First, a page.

The number of all-cash residential property buyers in the U.S. was on the rise in the first quarter, while institutional investors increasingly bowed out of the market.
All-cash buys constituted 42.7 percent of all residential property sales in the first quarter of 2014 — up 37.8 percent from the previous quarter and a 19.1 percent jump year-over-year, according to RealtyTrac’s first-quarter institutional investor and cash sales report, cited by Zero Hedge.
Institutional investors, meanwhile, are trickling out of the market. Traditional all-cash buyers like Blackstone accounted for only 5.6 percent of U.S. residential sales in the first three months of the year, down from 6.8 percent the previous quarter and 7 percent in the same period a year ago. This marks the lowest level of investment for institutional investors since the first quarter of 2012, according got the report.
“Strict lending standards combined with low inventory continue to give the advantage to investors and other cash buyers in this housing market,” Daren Blomquist, vice president at RealtyTrac, told Zero Hedge. “The good news is that as institutional investors pull back their purchasing in many markets across the country, there is still strong demand from other cash buyers — including individual investors, second-home buyers and even owner-occupant buyers — to fill the vacuum of demand left by institutional investors.”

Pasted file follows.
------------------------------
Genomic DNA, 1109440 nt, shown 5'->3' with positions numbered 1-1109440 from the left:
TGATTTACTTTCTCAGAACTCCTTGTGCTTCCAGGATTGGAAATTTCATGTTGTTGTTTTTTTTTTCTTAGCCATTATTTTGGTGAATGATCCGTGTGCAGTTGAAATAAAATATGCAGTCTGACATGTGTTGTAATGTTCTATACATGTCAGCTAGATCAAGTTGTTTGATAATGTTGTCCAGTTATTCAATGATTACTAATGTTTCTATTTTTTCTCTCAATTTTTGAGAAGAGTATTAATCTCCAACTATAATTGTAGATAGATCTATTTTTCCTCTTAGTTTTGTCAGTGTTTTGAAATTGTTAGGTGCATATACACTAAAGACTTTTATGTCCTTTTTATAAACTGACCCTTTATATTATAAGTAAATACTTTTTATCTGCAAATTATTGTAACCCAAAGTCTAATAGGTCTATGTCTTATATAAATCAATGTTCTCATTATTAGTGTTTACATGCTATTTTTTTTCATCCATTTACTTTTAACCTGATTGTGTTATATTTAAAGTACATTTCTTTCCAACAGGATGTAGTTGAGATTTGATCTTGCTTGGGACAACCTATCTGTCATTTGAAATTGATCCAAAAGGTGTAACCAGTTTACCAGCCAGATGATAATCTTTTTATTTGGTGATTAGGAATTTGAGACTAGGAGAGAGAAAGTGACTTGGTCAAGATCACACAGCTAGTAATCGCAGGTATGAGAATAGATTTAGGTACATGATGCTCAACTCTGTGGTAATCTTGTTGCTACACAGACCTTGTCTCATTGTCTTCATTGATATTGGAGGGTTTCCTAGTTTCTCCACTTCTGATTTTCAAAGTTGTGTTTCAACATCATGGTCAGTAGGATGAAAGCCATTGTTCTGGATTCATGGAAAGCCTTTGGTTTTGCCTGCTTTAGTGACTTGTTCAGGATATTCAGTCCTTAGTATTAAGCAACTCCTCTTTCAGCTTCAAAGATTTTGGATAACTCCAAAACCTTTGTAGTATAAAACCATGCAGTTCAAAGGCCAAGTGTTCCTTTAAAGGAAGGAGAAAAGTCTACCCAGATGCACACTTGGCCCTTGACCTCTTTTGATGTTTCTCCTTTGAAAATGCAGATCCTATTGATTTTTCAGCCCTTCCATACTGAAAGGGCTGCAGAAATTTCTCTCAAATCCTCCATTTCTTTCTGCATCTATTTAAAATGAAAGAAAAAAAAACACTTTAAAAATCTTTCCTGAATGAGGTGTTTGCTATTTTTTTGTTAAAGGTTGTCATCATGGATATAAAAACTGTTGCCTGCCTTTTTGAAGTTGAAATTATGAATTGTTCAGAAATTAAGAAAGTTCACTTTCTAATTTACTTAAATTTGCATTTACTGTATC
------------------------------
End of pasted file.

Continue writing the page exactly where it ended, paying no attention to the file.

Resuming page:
According to some industry watchers, the trend is evidence that “smart money” is exiting the market, leaving property flippers to pick up the scraps and deep-pocketed foreign buyers to snatch up properties as second, third or fourth homes.
“The cash buyers today mean that all is not well in the housing market,” Clifford Rossi, finance professor at the University of Maryland, told Zero Hedge. “First-time home buyers should make up 40 percent and we’re not seeing it because of mortgage rules.” [Zero Hedge] — Julie Strickland